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The Near Death of Mark Christeson

He was nearly executed because his lawyers missed a filing deadline. Now the Supreme Court has weighed in on what should happen next.

In a case emblematic of a law that has cost scores of condemned inmates their final appeals, the U.S. Supreme Court ruled today that in the "interests of justice," a Missouri death row inmate whose attorneys missed a crucial filing deadline should be entitled to new lawyers.

The ruling marks the latest development in the case of Mark Christeson, who in October received a stay of execution mere hours before he was to die by lethal injection.

Christeson’s is one of at least 80 capital cases where attorneys have missed a one-year deadline established by Congress in 1996 for filing federal habeas corpus petitions, according to an investigation published by The Marshall Project and The Washington Post in November. Because of the late filings, most of those inmates lost access to what is arguably the country’s most critical safeguard in death-penalty cases.

Mark Christeson.

Christeson was sentenced to death for three murders committed in south-central Missouri in 1998. He was convicted of raping 36-year-old Susan Brouk, then cutting her throat. He was also convicted of killing Brouk’s 12-year-old daughter and 9-year-old son.

After the Missouri Supreme Court denied Christeson’s first two appeals, a U.S. District Court judge in 2004 appointed two St. Louis-area attorneys, Eric Butts and Philip Horwitz, to represent Christeson in preparing his final appeal in federal court. Under the Antiterrorism and Effective Death Penalty Act (or AEDPA), which was signed by President Clinton to streamline capital appeals, Christeson’s filing deadline was April 10, 2005.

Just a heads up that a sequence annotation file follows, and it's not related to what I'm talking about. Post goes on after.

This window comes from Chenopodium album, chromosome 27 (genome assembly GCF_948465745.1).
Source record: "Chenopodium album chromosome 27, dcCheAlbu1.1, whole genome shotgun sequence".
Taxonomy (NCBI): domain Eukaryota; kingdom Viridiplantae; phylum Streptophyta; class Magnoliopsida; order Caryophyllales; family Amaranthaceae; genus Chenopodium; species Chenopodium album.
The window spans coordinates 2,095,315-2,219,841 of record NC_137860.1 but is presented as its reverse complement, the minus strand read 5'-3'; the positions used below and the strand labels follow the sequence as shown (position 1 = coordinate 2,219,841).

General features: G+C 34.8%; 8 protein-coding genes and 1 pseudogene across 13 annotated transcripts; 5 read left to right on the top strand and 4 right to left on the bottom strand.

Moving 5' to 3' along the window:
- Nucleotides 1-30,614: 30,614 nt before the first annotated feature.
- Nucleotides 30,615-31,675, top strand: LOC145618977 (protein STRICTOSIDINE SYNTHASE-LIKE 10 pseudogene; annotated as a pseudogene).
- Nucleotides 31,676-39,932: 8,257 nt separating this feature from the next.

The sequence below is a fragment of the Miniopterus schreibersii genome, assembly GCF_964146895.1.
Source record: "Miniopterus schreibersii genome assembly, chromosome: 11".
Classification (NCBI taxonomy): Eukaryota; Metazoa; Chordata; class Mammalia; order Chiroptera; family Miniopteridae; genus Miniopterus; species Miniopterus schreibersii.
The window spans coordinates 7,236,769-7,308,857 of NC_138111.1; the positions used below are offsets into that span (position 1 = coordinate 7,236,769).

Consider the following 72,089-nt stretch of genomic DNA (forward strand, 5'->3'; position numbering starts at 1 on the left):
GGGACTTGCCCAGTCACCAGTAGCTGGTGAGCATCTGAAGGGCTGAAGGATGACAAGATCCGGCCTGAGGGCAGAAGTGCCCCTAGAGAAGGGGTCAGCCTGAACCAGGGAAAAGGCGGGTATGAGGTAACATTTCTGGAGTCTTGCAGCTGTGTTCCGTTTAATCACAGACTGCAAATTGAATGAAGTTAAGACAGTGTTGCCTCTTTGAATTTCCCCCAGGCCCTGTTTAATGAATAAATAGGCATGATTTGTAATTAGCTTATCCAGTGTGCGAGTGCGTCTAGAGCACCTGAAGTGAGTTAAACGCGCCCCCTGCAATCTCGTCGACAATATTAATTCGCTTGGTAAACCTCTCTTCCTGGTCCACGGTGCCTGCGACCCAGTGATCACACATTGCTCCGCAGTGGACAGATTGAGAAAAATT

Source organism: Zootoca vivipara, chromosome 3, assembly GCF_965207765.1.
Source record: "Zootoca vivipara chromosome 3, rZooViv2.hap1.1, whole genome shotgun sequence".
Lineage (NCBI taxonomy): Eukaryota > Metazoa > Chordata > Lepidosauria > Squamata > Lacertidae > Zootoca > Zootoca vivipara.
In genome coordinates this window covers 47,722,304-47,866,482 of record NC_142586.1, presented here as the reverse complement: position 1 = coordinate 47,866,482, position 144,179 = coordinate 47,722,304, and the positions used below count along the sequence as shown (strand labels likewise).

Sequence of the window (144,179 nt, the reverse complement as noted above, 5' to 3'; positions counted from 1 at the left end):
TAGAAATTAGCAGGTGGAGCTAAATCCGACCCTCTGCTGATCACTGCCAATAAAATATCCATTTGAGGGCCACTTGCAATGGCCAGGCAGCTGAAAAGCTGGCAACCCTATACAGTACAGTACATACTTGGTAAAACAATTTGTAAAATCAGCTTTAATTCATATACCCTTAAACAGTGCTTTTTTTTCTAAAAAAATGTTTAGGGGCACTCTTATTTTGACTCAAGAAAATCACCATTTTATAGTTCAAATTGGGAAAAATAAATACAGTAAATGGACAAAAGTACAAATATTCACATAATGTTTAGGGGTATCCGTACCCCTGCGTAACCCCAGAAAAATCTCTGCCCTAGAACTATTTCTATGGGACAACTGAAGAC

But Butts and Horwitz didn’t meet with Christeson until more than six weeks after the deadline. When they filed the petition, it was 117 days late. The two attorneys, who did not respond to interview requests, attributed their miscalculation to a lack of clarity in court rulings in how to determine the deadline, according to court records.

Under a previous Supreme Court ruling, a missed filing deadline can be forgiven only in “serious instances of attorney misconduct.” But the U.S. District Court and a federal court of appeals refused to substitute in attorneys to make that argument for Christeson, leaving Butts and Horwitz with what the U.S. Supreme Court today called an “obvious conflict of interest.”

“Advancing such a claim would have required Horwitz and Butts to denigrate their own performance,” the Supreme Court wrote. “Counsel cannot reasonably be expected to make such an argument, which threatens their professional reputation and livelihood.”

The court reached its decision without briefing or oral argument, which is typically done when justices believe that a legal principle is sufficiently settled, making such steps unnecessary. Justices Samuel Alito and Clarence Thomas dissented, saying the court should have asked for the arguments to be more fully developed before acting.

Joseph Perkovich, a New York City attorney who had asked to be substituted in as counsel for Christeson, said today that AEDPA makes it “extremely onerous” for condemned inmates to overcome procedural obstacles. “So it’s a red-letter day for us to get a positive result from any court, much less the highest court in the land,” he said.

Two other attorneys – Jennifer Merrigan of Philadelphia and John Mills of San Francisco – have been working with Perkovich to argue that Christeson is entitled to new attorneys free of any conflict of interest. All have been working on the case without compensation.

Christeson’s request to have his petition reviewed despite the missed deadline received support from more than a dozen former state and federal judges, who filed a brief on Christeson’s behalf with the U.S. Supreme Court.

“Cases, including this one, are falling through the cracks of the system,” they wrote. “And when the stakes are this high, such failures unacceptably threaten the very legitimacy of the judicial process.”